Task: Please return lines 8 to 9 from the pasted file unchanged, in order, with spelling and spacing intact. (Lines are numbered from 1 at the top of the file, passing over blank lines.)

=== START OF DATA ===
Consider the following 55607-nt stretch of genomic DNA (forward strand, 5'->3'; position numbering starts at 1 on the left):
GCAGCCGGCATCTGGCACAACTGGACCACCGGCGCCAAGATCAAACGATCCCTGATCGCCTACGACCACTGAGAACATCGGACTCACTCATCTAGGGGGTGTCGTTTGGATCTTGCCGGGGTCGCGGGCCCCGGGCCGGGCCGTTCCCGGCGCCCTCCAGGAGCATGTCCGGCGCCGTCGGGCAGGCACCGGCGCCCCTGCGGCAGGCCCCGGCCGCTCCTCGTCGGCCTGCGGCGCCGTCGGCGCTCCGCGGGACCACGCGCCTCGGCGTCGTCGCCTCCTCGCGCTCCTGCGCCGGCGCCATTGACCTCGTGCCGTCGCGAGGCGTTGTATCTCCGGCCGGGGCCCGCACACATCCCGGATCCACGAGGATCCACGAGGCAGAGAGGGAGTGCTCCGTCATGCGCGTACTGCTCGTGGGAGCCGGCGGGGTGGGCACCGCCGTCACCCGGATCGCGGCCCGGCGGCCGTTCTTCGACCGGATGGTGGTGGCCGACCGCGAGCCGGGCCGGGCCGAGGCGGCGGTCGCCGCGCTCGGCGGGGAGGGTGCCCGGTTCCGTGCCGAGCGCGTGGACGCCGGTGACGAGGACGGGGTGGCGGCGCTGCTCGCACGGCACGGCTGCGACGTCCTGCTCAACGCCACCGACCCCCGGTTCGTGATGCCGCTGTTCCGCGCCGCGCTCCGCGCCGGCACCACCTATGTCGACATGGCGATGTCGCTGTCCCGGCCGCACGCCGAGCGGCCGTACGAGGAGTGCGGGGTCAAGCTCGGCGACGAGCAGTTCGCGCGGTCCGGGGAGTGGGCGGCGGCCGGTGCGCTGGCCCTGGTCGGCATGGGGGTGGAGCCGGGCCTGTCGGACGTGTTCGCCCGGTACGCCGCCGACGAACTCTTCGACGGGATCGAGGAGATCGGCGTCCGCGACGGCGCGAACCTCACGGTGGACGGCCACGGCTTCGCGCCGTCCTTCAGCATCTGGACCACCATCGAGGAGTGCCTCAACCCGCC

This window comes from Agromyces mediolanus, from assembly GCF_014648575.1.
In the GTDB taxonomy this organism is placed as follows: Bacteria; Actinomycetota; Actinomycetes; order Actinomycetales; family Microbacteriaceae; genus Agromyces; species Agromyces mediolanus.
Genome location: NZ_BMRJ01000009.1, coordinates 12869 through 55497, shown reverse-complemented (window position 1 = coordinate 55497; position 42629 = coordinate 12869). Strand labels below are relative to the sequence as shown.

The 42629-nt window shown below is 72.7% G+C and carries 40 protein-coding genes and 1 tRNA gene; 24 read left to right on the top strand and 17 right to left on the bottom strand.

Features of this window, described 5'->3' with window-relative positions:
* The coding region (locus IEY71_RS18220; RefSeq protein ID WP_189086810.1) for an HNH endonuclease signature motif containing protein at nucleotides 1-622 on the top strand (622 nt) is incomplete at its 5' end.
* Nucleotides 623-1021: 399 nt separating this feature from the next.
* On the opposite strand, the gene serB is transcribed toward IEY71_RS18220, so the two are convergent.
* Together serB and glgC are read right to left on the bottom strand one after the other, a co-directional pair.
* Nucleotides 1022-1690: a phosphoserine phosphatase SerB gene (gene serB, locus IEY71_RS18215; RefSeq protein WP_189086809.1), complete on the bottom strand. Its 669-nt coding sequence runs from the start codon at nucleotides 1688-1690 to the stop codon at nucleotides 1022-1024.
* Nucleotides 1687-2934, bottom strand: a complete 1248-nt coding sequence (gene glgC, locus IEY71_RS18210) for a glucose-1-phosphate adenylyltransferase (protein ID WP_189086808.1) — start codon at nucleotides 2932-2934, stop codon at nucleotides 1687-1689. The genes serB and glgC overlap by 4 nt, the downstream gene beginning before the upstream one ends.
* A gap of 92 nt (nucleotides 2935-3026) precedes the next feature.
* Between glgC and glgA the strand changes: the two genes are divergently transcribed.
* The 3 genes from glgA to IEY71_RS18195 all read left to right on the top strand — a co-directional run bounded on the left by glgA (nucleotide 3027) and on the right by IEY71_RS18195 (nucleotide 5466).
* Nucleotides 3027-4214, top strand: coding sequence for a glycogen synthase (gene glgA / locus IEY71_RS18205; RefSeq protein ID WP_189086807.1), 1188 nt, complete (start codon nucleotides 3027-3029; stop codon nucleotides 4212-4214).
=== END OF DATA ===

* The coding region (locus IEY71_RS18220; RefSeq protein ID WP_189086810.1) for an HNH endonuclease signature motif containing protein at nucleotides 1-622 on the top strand (622 nt) is incomplete at its 5' end.
* Nucleotides 623-1021: 399 nt separating this feature from the next.